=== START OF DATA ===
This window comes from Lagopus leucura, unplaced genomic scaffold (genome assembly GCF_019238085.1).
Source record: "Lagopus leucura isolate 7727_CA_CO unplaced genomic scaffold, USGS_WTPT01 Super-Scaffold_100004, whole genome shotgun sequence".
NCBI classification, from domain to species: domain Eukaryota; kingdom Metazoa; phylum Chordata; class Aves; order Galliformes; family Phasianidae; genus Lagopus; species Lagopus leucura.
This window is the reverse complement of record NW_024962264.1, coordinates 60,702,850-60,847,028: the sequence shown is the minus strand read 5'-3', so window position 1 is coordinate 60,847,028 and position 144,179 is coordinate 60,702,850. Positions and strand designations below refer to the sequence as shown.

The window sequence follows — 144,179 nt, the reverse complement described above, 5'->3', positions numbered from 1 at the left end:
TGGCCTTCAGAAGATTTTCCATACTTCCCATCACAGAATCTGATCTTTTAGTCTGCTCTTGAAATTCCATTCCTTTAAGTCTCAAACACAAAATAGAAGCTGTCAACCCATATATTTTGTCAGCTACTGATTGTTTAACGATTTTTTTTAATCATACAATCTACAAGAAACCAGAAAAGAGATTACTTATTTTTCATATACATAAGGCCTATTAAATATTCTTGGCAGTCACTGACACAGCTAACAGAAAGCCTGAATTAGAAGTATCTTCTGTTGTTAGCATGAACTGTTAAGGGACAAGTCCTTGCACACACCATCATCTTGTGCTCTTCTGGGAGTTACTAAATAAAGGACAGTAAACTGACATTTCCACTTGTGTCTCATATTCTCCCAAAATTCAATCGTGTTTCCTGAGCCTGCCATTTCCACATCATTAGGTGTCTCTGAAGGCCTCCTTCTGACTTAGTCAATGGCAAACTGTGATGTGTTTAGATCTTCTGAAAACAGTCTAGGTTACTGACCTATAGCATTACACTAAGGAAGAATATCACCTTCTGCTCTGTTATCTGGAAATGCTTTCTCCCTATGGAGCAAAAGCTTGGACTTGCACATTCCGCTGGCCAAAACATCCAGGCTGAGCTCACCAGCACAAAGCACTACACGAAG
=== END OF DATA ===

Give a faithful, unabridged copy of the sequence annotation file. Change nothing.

This window comes from Lagopus leucura, unplaced genomic scaffold (genome assembly GCF_019238085.1).
Source record: "Lagopus leucura isolate 7727_CA_CO unplaced genomic scaffold, USGS_WTPT01 Super-Scaffold_100004, whole genome shotgun sequence".
NCBI classification, from domain to species: domain Eukaryota; kingdom Metazoa; phylum Chordata; class Aves; order Galliformes; family Phasianidae; genus Lagopus; species Lagopus leucura.
This window is the reverse complement of record NW_024962264.1, coordinates 60,702,850-60,847,028: the sequence shown is the minus strand read 5'-3', so window position 1 is coordinate 60,847,028 and position 144,179 is coordinate 60,702,850. Positions and strand designations below refer to the sequence as shown.

The window sequence follows — 144,179 nt, the reverse complement described above, 5'->3', positions numbered from 1 at the left end:
TGGCCTTCAGAAGATTTTCCATACTTCCCATCACAGAATCTGATCTTTTAGTCTGCTCTTGAAATTCCATTCCTTTAAGTCTCAAACACAAAATAGAAGCTGTCAACCCATATATTTTGTCAGCTACTGATTGTTTAACGATTTTTTTTAATCATACAATCTACAAGAAACCAGAAAAGAGATTACTTATTTTTCATATACATAAGGCCTATTAAATATTCTTGGCAGTCACTGACACAGCTAACAGAAAGCCTGAATTAGAAGTATCTTCTGTTGTTAGCATGAACTGTTAAGGGACAAGTCCTTGCACACACCATCATCTTGTGCTCTTCTGGGAGTTACTAAATAAAGGACAGTAAACTGACATTTCCACTTGTGTCTCATATTCTCCCAAAATTCAATCGTGTTTCCTGAGCCTGCCATTTCCACATCATTAGGTGTCTCTGAAGGCCTCCTTCTGACTTAGTCAATGGCAAACTGTGATGTGTTTAGATCTTCTGAAAACAGTCTAGGTTACTGACCTATAGCATTACACTAAGGAAGAATATCACCTTCTGCTCTGTTATCTGGAAATGCTTTCTCCCTATGGAGCAAAAGCTTGGACTTGCACATTCCGCTGGCCAAAACATCCAGGCTGAGCTCACCAGCACAAAGCACTACACGAAG